A US resolution championed by ambassador Nikki Haley at the UN to condemn the Palestinian Hamas movement for firing rockets at Israel has failed to win enough votes for adoption.
The proposed measure won 87 votes in the General Assembly, falling short of the required two-thirds majority.
Fifty-eight countries opposed the measure and 32 abstained.
Ms Haley, who steps down from her post at the end of the year, has repeatedly accused the UN of having an anti-Israel bias and has defended Israel in its latest confrontation with Hamas, the Islamist militant group that has ruled the Gaza Strip since 2007.
It was the first proposed resolution condemning Hamas to be presented to the 193-nation assembly, which has been meeting since 1946.
Speaking ahead of the vote, Ms Haley said the measure “would right a historic wrong” and “put the General Assembly on the side of truth and balance in the effort to achieve peace in the Middle East”.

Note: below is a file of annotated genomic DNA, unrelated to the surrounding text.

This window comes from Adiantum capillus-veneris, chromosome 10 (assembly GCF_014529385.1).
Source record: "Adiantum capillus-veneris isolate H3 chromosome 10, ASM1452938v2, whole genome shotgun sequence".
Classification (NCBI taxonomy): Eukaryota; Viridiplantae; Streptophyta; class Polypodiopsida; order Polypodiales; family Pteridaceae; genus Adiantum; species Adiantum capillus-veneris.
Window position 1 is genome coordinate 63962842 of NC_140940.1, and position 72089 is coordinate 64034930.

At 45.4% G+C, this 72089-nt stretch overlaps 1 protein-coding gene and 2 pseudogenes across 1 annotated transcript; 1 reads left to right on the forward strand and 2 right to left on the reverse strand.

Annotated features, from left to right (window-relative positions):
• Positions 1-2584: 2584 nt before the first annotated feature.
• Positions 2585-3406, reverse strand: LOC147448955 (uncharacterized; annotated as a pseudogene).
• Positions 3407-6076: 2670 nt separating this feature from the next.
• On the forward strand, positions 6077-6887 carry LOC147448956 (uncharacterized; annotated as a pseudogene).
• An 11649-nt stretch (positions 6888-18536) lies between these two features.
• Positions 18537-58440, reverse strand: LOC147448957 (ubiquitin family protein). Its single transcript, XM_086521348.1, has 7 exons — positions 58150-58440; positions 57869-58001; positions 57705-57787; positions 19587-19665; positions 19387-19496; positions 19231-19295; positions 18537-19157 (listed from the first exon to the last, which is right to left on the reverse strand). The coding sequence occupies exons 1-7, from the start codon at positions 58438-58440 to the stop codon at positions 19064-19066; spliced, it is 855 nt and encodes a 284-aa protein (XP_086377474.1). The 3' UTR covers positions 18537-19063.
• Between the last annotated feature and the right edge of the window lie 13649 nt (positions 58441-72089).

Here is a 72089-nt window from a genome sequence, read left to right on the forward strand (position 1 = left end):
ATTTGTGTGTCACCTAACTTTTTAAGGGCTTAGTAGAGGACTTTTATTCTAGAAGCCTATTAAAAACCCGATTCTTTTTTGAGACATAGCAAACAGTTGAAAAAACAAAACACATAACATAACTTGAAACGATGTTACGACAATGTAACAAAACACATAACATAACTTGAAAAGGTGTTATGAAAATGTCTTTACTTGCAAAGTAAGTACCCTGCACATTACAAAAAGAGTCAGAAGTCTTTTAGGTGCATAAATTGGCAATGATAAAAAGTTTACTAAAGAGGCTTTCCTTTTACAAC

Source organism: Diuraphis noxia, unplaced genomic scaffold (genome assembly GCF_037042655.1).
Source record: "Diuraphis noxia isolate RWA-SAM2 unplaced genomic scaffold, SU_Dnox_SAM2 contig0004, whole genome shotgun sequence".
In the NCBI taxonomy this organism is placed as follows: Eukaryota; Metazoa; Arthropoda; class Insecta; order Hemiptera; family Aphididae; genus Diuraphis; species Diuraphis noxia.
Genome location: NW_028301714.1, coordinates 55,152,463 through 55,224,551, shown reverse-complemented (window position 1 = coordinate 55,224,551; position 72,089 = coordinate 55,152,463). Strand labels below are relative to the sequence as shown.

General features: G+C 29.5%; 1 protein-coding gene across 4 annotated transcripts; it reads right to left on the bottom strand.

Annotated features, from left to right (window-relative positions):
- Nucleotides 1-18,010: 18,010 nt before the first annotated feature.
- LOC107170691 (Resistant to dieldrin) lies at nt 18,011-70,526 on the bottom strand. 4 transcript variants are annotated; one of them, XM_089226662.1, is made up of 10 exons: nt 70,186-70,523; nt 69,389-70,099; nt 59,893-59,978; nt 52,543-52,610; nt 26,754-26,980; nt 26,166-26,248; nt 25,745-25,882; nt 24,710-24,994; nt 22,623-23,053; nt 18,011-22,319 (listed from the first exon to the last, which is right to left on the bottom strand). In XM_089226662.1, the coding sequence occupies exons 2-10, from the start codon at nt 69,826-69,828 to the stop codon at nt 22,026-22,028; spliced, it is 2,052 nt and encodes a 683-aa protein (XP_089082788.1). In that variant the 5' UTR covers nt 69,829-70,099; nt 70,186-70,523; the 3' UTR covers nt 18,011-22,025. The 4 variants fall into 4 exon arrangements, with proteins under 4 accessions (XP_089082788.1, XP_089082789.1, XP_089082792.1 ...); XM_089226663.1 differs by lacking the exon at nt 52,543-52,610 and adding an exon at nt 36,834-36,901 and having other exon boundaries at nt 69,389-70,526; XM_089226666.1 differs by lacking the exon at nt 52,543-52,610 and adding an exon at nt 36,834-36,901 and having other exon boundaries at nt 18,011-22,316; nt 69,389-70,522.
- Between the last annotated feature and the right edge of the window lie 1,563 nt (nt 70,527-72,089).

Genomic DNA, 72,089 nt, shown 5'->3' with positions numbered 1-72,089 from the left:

“The question before us now is whether the UN thinks terrorism is acceptable if, and only if, it is directed against Israel,” she told the assembly.
Hamas praised the outcome of the vote, describing it as a “slap” to Donald Trump’s administration, which has taken a firm pro-Israeli stance in addressing the Middle East peace process.
“The failure of the American venture at the UN represents a slap to the US administration and confirmation of the legitimacy of the resistance,” Hamas spokesman Sami Abu Zahri wrote on Twitter, using a phrase commonly used to refer to armed groups that oppose Israel.